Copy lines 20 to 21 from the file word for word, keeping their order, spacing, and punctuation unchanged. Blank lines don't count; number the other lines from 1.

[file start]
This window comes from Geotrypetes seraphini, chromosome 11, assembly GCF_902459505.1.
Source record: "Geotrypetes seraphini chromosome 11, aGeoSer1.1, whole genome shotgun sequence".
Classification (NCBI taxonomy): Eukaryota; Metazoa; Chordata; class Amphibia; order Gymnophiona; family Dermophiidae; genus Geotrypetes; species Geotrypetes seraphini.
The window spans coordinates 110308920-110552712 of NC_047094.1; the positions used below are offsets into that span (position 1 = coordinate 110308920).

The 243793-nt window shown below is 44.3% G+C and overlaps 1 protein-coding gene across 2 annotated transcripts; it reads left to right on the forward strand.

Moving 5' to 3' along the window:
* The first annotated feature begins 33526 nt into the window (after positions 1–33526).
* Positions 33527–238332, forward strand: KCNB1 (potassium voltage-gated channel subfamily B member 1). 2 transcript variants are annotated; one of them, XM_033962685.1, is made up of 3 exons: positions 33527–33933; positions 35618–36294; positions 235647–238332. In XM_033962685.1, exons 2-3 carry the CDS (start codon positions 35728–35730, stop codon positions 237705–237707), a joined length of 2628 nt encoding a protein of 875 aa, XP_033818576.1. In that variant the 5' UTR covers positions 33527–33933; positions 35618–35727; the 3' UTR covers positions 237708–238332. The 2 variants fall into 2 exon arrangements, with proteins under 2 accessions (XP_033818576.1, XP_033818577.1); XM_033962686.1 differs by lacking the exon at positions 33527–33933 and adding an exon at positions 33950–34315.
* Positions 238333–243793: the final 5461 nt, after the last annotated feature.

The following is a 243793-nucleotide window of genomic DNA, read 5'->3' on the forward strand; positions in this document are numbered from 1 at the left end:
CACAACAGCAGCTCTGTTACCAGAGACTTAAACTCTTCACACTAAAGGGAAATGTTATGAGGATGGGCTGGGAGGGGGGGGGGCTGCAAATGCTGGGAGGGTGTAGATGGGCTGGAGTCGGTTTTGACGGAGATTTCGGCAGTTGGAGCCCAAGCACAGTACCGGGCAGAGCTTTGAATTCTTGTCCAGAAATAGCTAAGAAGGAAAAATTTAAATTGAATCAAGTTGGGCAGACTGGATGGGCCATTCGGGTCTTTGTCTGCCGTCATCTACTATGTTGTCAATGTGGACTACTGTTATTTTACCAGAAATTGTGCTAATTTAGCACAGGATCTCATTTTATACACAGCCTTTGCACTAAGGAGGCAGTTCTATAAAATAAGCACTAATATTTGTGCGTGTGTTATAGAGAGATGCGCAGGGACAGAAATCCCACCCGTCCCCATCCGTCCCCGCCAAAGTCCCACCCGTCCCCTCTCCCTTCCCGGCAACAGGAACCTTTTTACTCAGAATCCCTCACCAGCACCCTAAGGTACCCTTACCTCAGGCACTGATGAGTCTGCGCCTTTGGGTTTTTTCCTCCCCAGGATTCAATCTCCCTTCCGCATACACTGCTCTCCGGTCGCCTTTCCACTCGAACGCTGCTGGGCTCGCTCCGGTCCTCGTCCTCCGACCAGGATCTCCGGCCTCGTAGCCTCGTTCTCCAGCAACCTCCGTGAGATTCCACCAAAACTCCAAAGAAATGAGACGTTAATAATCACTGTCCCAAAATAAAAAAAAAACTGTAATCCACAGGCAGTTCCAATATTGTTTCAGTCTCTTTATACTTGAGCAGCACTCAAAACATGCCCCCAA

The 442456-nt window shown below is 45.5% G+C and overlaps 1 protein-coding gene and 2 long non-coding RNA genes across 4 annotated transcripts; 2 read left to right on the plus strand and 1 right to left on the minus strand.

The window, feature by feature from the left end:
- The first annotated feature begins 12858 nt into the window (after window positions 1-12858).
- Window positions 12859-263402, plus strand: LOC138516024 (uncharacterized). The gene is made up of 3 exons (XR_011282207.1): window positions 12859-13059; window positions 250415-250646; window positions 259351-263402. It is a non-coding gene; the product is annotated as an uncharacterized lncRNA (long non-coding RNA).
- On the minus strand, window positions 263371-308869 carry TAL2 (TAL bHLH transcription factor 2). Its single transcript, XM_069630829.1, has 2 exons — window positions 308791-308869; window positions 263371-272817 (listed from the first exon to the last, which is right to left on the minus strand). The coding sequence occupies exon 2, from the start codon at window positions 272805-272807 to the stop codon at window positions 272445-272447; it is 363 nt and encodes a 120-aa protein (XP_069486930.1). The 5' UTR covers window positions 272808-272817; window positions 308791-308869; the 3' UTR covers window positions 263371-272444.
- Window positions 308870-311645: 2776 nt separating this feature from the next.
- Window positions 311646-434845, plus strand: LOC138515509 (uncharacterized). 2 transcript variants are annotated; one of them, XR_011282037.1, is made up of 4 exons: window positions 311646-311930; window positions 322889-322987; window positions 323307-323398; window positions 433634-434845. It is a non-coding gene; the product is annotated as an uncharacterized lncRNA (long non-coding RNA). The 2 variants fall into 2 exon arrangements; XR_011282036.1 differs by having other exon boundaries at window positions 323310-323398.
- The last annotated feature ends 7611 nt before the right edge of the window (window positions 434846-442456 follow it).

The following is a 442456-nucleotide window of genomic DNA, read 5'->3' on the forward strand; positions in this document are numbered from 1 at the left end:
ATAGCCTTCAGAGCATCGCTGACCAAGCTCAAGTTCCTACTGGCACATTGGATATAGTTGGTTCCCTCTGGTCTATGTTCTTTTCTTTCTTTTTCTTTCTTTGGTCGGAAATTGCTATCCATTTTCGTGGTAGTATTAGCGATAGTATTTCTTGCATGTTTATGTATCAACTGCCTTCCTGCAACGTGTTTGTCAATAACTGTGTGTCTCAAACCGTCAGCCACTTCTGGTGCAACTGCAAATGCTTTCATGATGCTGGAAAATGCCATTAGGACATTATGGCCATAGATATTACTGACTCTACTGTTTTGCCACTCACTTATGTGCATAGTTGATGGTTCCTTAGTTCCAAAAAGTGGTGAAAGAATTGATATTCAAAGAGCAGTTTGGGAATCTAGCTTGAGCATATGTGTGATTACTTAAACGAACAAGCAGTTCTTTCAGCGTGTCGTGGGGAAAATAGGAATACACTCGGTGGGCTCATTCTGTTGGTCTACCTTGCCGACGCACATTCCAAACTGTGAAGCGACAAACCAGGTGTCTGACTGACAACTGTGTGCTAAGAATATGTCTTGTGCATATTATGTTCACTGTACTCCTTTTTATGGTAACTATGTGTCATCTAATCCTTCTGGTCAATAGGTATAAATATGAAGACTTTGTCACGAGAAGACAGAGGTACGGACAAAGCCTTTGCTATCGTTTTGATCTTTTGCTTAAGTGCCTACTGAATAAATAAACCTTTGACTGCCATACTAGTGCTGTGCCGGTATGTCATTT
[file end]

The following is a 442456-nucleotide window of genomic DNA, read 5'->3' on the forward strand; positions in this document are numbered from 1 at the left end:
ATAGCCTTCAGAGCATCGCTGACCAAGCTCAAGTTCCTACTGGCACATTGGATATAGTTGGTTCCCTCTGGTCTATGTTCTTTTCTTTCTTTTTCTTTCTTTGGTCGGAAATTGCTATCCATTTTCGTGGTAGTATTAGCGATAGTATTTCTTGCATGTTTATGTATCAACTGCCTTCCTGCAACGTGTTTGTCAATAACTGTGTGTCTCAAACCGTCAGCCACTTCTGGTGCAACTGCAAATGCTTTCATGATGCTGGAAAATGCCATTAGGACATTATGGCCATAGATATTACTGACTCTACTGTTTTGCCACTCACTTATGTGCATAGTTGATGGTTCCTTAGTTCCAAAAAGTGGTGAAAGAATTGATATTCAAAGAGCAGTTTGGGAATCTAGCTTGAGCATATGTGTGATTACTTAAACGAACAAGCAGTTCTTTCAGCGTGTCGTGGGGAAAATAGGAATACACTCGGTGGGCTCATTCTGTTGGTCTACCTTGCCGACGCACATTCCAAACTGTGAAGCGACAAACCAGGTGTCTGACTGACAACTGTGTGCTAAGAATATGTCTTGTGCATATTATGTTCACTGTACTCCTTTTTATGGTAACTATGTGTCATCTAATCCTTCTGGTCAATAGGTATAAATATGAAGACTTTGTCACGAGAAGACAGAGGTACGGACAAAGCCTTTGCTATCGTTTTGATCTTTTGCTTAAGTGCCTACTGAATAAATAAACCTTTGACTGCCATACTAGTGCTGTGCCGGTATGTCATTT